Today, students explored how electric current produces a magnetic field. Students built and tested their own electromagnets, explored different core materials, and modified the magnetic fields they produced.

Students built their own electromagnets with the ultimate task of picking up paperclips. Students worked in pairs to make electromagnets using a battery, a wire, and a nail. They investigated how the number of wire coils around the nail affected the strength of their electromagnet. Students discovered that the more times you coil the wire around the nail, the stronger the magnet became – your student should be able to tell you why this is happens. Students were also encouraged to investigate other materials that may create an electromagnet (wrought iron nail, a pencil, and an aluminum nail). Additional batteries, to be added to the original electromagnet, were also available for students to explore.

Students also used a compass to compare the magnetic fields of a bar magnet and the electromagnet they created. Students learned that the field lines have the same shape – the magnetic fields are strongest in the same places and both have a north pole and a south pole. An electromagnet can be turned off and its polarity can be reversed (north and south can be “flipped”) while neither of these properties are true for a bar magnet (permanent magnet).

We recommend you try the following activity as an extension:  http://www.scientificamerican.com/article/find-magnetic-north-with-compass-bring-science-home/


¿Alguna vez te has preguntado cómo funcionan los imanes? Los científicos no fueron capaces de explicar este fenómeno por mucho tiempo, recién a mediados del siglo 19 pudieron contestar esta pregunta. En la clase de hoy aprendimos sobre la relación que existe entre la electricidad y el magnetismo y descubrimos que al mover cargas eléctricas podemos crear un campo magnético- que es un espacio donde los efectos se pueden sentir por otros imanes.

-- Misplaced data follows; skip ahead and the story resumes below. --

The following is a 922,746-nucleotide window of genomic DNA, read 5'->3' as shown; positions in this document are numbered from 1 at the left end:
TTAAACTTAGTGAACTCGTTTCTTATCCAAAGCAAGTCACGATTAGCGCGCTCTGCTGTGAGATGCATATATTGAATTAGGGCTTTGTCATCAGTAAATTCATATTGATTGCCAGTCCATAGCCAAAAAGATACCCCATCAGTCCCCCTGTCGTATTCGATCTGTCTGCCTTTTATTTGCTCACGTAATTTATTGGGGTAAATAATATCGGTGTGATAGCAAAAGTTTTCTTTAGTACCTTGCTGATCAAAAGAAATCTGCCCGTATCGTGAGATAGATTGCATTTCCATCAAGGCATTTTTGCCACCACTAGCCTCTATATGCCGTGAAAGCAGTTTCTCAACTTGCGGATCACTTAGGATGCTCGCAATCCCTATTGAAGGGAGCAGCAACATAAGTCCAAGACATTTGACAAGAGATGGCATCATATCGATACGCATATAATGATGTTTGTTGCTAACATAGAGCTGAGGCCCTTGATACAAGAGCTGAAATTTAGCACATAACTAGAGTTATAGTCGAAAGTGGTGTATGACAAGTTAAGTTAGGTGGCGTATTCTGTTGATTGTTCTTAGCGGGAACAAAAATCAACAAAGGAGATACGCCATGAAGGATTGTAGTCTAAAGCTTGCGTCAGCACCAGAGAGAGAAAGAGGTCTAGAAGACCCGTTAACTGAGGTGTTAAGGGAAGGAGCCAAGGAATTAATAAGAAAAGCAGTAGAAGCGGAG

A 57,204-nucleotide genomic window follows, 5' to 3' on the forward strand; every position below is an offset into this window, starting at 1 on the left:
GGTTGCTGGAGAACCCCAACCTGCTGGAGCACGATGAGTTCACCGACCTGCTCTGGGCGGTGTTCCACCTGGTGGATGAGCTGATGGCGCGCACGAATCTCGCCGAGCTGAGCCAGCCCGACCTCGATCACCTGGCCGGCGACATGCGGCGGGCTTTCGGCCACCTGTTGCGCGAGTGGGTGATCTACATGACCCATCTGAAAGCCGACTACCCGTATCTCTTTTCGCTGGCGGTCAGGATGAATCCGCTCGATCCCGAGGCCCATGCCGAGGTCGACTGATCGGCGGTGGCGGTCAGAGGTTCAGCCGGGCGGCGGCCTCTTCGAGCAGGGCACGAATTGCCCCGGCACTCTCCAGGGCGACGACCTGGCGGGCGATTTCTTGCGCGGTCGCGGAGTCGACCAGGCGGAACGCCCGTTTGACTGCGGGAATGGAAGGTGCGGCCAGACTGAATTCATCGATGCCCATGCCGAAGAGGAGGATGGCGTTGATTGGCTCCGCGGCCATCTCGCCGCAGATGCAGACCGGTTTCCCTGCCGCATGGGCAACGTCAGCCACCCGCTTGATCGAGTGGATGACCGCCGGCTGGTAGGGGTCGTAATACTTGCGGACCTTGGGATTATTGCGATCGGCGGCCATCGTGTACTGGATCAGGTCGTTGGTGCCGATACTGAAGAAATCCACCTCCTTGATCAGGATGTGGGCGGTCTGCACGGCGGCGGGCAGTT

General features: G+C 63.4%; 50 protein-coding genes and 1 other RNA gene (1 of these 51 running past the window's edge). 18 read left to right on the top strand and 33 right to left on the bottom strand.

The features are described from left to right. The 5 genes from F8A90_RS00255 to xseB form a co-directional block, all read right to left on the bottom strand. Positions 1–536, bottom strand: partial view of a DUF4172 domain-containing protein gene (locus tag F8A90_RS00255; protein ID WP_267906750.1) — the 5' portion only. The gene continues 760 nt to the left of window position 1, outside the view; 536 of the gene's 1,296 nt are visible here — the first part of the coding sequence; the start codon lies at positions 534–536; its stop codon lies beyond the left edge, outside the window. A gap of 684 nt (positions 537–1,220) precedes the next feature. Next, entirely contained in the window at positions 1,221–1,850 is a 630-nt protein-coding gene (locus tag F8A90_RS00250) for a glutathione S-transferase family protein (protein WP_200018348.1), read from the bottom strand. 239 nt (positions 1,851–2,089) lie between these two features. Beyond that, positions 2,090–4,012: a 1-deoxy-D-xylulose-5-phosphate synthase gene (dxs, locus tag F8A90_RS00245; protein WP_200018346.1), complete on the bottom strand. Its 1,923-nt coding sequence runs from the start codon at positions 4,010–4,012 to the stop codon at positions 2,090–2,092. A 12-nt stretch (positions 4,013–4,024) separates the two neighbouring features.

Después de discutir sobre los imanes, cómo se crean los campos magnéticos y cómo se construyen los electroimanes, los estudiantes construyeron sus propios imanes con varios tipos de fuerza para recoger clips de papel. Los estudiantes trabajaron en grupos para construir electroimanes, usando una batería, una resistencia, un alambre y un clavo. Los estudiantes investigaron cómo el número de bobinas de alambre alrededor del clavo afectaba la fuerza de su electroimán. Aprendimos que entre más se enrolla el alambre alrededor del clavo, el imán se volvía más fuerte. Su hija o hijo debería ser capaz de explicar porqué ocurre ésto (una pista: tiene que ver con la relación entre la electricidad y el magnetismo).

Información adicional: Haga esto en casa: si tiene una aguja de coser y un imán relativamente fuerte, trate de alinear los dominios de cristal (imanes miniatura) de la aguja. Para esto, debe frotar la aguja en el imán, varias veces y en una dirección.  Luego observe si la aguja presenta algún comportamiento magnético (atracción o repulsión hacia otros objetos magnéticos) http://www.scientificamerican.com/article/find-magnetic-north-with-compass-bring-science-home/

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Leighann Sullivan earned her BS in Biology from Cornell University. For a number of years she taught math, science, and language skills at a secondary school for learning disabled students. She subsequently earned her PhD in Biochemistry and Cell Biology from Rice University. Her dissertation was entitled, “Molecular and Genomic Analyses in Clostridium acetobutylicum.” When not pursuing academic interests she enjoys spending time with her family, traveling, reading, and experimenting in the culinary arts.

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Our Young Pre classroom is for ages. This age group is working